The study also points out weaknesses even in the two programs with "good" safeguards and monitoring processes, particularly when it comes to detecting the manipulation or politicization of aid programs of exactly the kind that Human Rights Watch has documented. For instance it notes that the Protection of Basic Services (PBS) program's "safeguards would not pick up on access to employment or access to goods and services being shaped by political affiliation, or on PBS funds being misused for political trainings and education" (para. 66).

These are precisely the problems identified by Human Rights Watch's research which we believe merit further investigation for the purpose of bringing an end to the abuse of donor assistance, and putting in place necessary safeguards to prevent further human rights abuses linked to international development aid.

The DAG report's conclusion, that its existing monitoring would not capture the type of abuses documented by Human Rights Watch, mirrors the private comments of several donor officials to Human Rights Watch about the limitations of existing monitoring mechanisms. Donor officials from DfID (UK), CIDA (Canada), USAID (US), the World Bank, and the European Commission told our researchers that politicization was "not a criteria for monitoring." As one official told us, "If people were excluded for political reasons I don't think the rapid response teams would pick it up." In June 2010, IRIN News quoted you as saying, "Unless you go and do some undercover investigation you're not likely to find it."[2]

Finally, the DAG report does not address all of the donor-funded aid programs that are scrutinized in the Human Rights Watch report, such as the Public Sector Capacity Building Programme (PSCAP), or the General Education Quality Improvement Project (GEQIP). We thus find it both troubling and unhelpful for the Development Assistance Group to dismiss our findings without having investigated any of the specific allegations documented in our report.

The Challenge of Independent Information Gathering in Ethiopia
The DAG study of July 2010 states that the responsibility for investigating specific allegations of politicization lies with the Ethiopian government, not donors, for whom it would be "overstepping our responsibilities and remit" (para. 16). The DAG study also notes repeatedly that many of the monitoring mechanisms rely on Ethiopian government ministries and capacity, data, or on collaborative processes.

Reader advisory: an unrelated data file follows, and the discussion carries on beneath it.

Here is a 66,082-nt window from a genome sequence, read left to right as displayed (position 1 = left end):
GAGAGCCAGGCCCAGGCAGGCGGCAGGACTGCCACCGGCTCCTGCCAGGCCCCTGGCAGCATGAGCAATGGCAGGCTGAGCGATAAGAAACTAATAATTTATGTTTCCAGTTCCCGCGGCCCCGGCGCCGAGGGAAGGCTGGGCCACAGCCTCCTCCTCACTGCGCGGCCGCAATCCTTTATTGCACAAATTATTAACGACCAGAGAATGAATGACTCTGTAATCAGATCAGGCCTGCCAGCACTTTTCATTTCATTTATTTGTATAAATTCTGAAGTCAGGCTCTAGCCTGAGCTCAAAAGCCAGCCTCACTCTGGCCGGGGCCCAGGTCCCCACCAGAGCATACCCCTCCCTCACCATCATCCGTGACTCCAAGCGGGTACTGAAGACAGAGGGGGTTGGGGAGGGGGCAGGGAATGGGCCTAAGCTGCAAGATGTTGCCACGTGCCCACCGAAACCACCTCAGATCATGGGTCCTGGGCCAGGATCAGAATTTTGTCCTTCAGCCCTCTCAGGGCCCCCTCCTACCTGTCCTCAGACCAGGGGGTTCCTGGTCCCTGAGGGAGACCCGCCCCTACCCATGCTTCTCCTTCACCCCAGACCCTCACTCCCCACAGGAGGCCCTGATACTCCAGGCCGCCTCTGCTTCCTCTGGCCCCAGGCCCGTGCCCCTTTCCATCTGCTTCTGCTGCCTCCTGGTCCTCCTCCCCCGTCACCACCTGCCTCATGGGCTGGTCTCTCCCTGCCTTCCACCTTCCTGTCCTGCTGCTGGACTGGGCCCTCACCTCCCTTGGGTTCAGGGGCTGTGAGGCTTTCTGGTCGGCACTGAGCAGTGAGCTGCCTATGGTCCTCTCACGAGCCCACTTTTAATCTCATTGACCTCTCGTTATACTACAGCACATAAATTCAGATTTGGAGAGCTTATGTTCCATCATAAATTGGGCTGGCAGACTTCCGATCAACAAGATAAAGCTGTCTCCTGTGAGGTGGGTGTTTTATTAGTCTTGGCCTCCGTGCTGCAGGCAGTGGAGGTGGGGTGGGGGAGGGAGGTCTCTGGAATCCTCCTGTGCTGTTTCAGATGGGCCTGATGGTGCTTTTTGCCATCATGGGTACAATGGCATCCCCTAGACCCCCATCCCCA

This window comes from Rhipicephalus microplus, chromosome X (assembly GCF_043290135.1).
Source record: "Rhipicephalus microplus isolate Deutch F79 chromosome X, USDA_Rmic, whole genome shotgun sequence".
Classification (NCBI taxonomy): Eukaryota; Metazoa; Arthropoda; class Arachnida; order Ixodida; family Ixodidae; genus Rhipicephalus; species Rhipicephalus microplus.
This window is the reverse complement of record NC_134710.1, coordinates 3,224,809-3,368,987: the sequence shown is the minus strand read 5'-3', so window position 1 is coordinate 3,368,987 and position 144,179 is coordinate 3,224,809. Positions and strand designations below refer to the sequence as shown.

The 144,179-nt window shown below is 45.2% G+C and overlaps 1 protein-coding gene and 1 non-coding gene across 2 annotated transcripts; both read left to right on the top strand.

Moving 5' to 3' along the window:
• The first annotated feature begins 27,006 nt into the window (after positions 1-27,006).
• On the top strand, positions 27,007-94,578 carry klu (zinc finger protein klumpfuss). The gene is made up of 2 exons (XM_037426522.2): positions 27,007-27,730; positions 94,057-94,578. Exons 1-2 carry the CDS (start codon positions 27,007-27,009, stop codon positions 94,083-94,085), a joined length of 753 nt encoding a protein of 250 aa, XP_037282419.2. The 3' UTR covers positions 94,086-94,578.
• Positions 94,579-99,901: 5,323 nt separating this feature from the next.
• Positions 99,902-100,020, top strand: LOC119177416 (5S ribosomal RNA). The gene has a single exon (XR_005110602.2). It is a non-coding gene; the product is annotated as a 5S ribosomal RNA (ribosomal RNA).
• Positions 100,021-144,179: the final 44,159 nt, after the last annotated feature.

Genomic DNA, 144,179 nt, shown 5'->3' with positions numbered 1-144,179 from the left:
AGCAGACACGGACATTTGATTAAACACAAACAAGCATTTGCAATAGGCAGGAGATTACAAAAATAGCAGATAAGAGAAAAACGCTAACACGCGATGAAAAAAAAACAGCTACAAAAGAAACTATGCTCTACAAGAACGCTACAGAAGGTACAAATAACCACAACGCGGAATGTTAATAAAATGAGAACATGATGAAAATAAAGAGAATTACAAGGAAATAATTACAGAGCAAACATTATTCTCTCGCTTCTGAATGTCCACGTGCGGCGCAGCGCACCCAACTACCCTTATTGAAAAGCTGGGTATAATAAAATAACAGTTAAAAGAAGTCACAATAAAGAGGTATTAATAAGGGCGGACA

The DAG study refers obliquely to the extremely repressive environment for freedom of speech in Ethiopia when it notes a concern that "those who seek to bring forward their complaints may fear to be at risk of detention and punishment" (para. 27).

Yet both the October 21 DAG statement and the July 2010 report fail to address the central dilemma facing donors: that today it is extraordinarily difficult to undertake independent investigations into human rights abuses in Ethiopia due to the government's widespread repression of freedom of speech, association, and assembly; repressive legislation; and the country's growing, pervasive climate of fear.

Beyond the primary concern that the human rights situation presents for the immediate lives, safety, and livelihoods of millions of Ethiopian citizens, the human rights environment and the conduct of the state also directly and indirectly affect the ability of donors to provide aid in a transparent and accountable manner.

Humanitarian actors, development and human rights groups, as well as journalists in Ethiopia, who would normally have important functions monitoring government conduct and accountability, have effectively been silenced and are under sustained pressure through a mix of actual government intimidation, persecution and legal repression.

Some of our concerns with the abuse of aid programs in Ethiopia can be addressed by technical improvements to the monitoring of aid programs, but there are broader policy concerns that go well beyond these technical issues and should be addressed by policymakers. As was amply demonstrated by the May 2010 elections, Ethiopia has become an authoritarian, de facto single-party state where human rights violations routinely go unpunished. This means that donors cannot rely on the state's willingness to seriously address human rights abuses.